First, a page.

Fashionably Late

The girls of Sex and the City are back—but shouldn't they have grown up by now?

Before I begin this review, let me make full disclosure: I just don't care about fashion. I don't pay attention to labels, I don't read Vogue, I don't lust after shoes I can't afford. I dress for function and comfort. The hottest designer bags are—from what little I know about them—hideously ugly and utterly impractical. I wouldn't know a Dolce&Gabbana outfit if it bit me on my outsized ass. Fashion is, in my opinion, a silly, shallow, and vulgar expression of material excess.

Likewise, I hate New York City. It's overcrowded, overrated, and simply overdone. I lived there myself (in the early '90s), and couldn't wait to skedaddle back to the South. Who needs all that concrete? All that grime? All that rent? All that homelessness? All that crime? It's just awful.

So why am I entranced by Sex and the City—a candied confection of a television show that exists to glamorize both? I was a latecomer to the cult, catching on to the show in 2003, five years after the first episode aired on HBO. But somehow, it was love at first viewing. I started watching the show religiously, researching its history on the Web and gabbing about it with the very girlfriends who couldn't believe I wasn't into it earlier. They loved it for the same reasons I did: Here were smart, successful women exactly our age, angst-ing about love and having frank discussions about sex. Over drinks.

Each character spoke, on some abstract and archetypal level, to an aspect of our over-30 selves. There was Carrie (Sarah Jessica Parker), a character who embodied our inner girlie-girl: frivolous, flirtatious, frilly, and flighty. There was Miranda (Cynthia Nixon), the bitchy and realistic career girl who reflected our own desire to find meaningful work, and to succeed at it. There was Charlotte (Kristin Davis), the preppy, passive, sweet one, who spoke to our unspoken urges to find true love, settle down, and make babies. And there was Samantha (Kim Cattrall), the freedom-loving, man-eating sex addict who lived life on her own terms—just like, on some level, we wanted to ourselves. They were us, only beautiful and stylish and living in a fabulous parallel universe where the only things that mattered were Blahniks, bellinis, and blow jobs.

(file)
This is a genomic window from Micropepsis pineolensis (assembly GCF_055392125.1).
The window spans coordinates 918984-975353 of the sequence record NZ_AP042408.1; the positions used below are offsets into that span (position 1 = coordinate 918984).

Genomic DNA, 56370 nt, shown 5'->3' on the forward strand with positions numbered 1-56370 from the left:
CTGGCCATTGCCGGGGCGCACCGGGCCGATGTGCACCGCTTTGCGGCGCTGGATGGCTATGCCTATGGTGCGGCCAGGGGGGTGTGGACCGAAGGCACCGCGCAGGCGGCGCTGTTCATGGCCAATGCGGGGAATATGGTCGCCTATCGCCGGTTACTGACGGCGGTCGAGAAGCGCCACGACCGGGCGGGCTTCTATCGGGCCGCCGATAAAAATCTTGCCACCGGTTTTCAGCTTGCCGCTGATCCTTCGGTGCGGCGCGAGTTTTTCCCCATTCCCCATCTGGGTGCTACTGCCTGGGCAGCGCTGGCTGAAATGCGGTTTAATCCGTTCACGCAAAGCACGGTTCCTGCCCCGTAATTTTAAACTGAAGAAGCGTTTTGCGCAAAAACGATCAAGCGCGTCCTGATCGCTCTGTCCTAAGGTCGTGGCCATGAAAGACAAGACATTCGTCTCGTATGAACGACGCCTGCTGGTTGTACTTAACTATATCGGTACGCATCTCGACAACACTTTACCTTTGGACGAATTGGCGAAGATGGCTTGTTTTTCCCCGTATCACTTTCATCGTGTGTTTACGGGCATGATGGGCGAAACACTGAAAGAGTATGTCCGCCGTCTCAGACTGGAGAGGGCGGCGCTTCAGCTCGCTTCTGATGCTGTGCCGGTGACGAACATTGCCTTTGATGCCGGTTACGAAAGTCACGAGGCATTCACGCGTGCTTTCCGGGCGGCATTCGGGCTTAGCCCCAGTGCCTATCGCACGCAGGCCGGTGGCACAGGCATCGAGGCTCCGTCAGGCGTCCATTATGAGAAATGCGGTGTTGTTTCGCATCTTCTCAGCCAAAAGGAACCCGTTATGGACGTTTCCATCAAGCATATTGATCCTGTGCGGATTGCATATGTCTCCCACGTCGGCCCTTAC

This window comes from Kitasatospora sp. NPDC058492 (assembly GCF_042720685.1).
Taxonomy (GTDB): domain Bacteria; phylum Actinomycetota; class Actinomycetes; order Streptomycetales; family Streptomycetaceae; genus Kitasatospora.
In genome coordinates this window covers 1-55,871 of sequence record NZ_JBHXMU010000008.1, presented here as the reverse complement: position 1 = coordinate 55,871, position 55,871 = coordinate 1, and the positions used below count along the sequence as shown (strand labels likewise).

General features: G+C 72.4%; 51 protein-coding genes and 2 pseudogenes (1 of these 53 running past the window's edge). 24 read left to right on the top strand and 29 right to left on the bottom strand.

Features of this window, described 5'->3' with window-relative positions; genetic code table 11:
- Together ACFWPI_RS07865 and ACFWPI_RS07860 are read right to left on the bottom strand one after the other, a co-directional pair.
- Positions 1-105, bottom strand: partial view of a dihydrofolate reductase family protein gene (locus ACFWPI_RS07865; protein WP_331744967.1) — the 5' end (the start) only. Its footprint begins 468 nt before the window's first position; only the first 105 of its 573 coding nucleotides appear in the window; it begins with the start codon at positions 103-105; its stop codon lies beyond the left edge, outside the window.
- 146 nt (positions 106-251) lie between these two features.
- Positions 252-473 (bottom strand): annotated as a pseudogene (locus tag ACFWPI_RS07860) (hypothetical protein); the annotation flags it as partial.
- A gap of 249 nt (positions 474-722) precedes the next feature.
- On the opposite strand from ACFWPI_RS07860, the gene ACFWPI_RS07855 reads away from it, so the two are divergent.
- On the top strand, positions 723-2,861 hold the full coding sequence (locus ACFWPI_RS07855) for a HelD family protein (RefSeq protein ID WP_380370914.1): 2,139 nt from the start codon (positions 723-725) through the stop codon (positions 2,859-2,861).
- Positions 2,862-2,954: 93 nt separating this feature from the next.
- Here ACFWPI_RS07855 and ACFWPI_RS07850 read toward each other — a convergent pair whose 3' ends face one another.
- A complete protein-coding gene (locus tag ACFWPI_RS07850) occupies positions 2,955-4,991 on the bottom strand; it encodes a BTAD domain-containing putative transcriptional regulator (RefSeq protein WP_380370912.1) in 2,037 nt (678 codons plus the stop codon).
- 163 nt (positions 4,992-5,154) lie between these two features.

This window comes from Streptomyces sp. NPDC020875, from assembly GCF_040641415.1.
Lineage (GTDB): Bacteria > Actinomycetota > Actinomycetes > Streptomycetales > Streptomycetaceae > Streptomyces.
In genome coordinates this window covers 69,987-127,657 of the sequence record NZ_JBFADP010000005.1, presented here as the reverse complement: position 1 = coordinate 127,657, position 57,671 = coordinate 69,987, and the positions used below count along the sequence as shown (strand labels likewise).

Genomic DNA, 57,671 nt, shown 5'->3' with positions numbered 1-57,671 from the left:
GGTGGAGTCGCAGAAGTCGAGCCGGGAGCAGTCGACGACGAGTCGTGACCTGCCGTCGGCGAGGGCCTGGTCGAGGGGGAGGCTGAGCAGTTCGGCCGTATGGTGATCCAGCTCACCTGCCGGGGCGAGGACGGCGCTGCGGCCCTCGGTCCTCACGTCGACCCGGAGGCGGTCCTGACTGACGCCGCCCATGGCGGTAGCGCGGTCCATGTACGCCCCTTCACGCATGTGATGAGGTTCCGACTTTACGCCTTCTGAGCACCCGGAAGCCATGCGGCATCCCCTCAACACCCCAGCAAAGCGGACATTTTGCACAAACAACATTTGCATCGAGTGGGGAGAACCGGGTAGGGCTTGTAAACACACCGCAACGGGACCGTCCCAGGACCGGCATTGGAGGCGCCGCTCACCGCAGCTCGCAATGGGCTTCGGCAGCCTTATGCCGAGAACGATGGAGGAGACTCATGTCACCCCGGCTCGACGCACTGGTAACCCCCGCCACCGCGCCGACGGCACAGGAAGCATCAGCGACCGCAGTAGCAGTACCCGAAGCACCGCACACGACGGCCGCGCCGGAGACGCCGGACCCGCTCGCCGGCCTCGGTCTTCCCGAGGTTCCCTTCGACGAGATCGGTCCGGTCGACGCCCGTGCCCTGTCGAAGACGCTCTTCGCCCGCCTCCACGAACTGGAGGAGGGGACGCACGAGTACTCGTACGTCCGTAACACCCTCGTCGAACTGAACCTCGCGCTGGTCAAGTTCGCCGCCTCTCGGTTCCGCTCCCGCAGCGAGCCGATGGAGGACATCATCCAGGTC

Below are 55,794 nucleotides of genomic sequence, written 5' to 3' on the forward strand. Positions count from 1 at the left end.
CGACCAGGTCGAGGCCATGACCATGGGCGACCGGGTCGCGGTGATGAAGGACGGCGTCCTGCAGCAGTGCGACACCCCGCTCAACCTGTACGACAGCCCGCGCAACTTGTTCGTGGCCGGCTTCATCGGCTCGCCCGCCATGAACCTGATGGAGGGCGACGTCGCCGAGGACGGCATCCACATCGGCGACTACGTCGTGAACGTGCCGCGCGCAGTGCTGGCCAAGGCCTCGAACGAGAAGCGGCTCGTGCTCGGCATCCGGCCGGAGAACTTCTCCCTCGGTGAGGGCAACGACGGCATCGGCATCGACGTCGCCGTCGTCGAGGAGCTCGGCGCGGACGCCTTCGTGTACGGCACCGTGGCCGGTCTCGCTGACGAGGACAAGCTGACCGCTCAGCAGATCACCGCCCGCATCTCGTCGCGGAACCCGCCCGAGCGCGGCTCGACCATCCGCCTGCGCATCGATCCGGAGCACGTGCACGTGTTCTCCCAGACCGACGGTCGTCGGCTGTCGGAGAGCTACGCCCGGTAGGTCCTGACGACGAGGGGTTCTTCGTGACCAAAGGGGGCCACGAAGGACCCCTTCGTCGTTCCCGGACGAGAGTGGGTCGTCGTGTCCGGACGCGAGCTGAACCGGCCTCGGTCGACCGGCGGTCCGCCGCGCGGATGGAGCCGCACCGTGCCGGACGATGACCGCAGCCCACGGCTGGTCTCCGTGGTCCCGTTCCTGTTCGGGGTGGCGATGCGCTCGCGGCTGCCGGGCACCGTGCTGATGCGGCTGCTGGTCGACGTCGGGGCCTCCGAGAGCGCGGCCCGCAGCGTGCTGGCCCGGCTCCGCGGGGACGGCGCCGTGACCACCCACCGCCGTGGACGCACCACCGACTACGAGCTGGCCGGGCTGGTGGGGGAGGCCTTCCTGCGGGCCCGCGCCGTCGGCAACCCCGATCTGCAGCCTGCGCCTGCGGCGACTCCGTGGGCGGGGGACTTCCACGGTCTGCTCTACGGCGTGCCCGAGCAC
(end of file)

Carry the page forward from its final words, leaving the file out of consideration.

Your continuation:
When the show moved, in reruns, to TBS, so did I. I'd watch every episode I could, whether I'd seen it or not. I didn't think I'd ever get enough. I wanted the show to go on forever. And now, with a new two-hour and 15 minute feature-length film, it does.

The movie picks up where the show left off—Carrie back together with her one true love, Mr. Big; Miranda married with child and living in (gasp) an outer borough; Charlotte happily expecting an adopted Chinese baby; and Samantha managing the career of her impossibly hot younger lover, Smith. Moreover, it picks up the thread of…well, threads—fashion.

There's a plot, sure, but mostly it serves to move the characters along from costume change to costume change, from gorgeous backdrop to gorgeous backdrop. As usual, it's all about Carrie: She's getting married (enter Vivienne Westwood wedding dress) and moving in with Mr. Big (cue penthouse apartment with custom walk-in closet). But she gets left at the altar—so it's off to a five-star Mexican resort with the girls, couture gowns in the carry-on. Then back to New York for skulking and sulking around various chi-chi restaurants, impossibly hip nightclubs, and fantastically designed dwellings in what must surely be millions of dollars worth of clothing.

It's all part of the fantasy to see the girls work their way through heartbreak and pain without a smudge, split end, or sweat pant in sight. Life might suck, but you can still look great.

Or can you? The big screen may provide a wondrous backdrop for all those outfits, but it also reveals something new about our celluloid sisters: They're shallow. And old.

Now over 40, the four friends pay plenty of lip service to the benefits of growing older and wiser. In fact, the movie's opening dialogue is dedicated to dissing twentysomething women and proclaiming the virtues of age. But Carrie, Miranda, Charlotte, and Samantha—now far more cougar than kitten—do nothing but bemoan the costs of maturity, cling to their youthful identities, and squeeze themselves endlessly into a parade of skin-tight, hip-hugging, backless, peek-a-boo, short-short clothes that might embarrass an 18-year-old.

They'd get away with this on TV, but on an outsized movie screen—and in a movie that, indeed, invites you to feast your eyes on them in every frame—you can see the crow's feet, the lip lines, the saggy skin, the sun damage, the jowls. These are clearly middle-aged women—still whining about their boyfriends, still searching for their own identities, still trying desperately to act out their adolescent fantasies.

When you see them exposed so clearly, it's hard to buy into their self-consumed indignation whenever reality has the audacity to assert itself. Where once you might have you-go-girl-ed their childish antics and egocentric emotions—maybe even felt empowered by them—now you just want them to grow up, already. You don't want to be them anymore, or for them to be a part of you. Haven't you managed to balance your life out a little better? I have—and I have the closetful of Chico's stretch pants and Dansko clogs to prove it.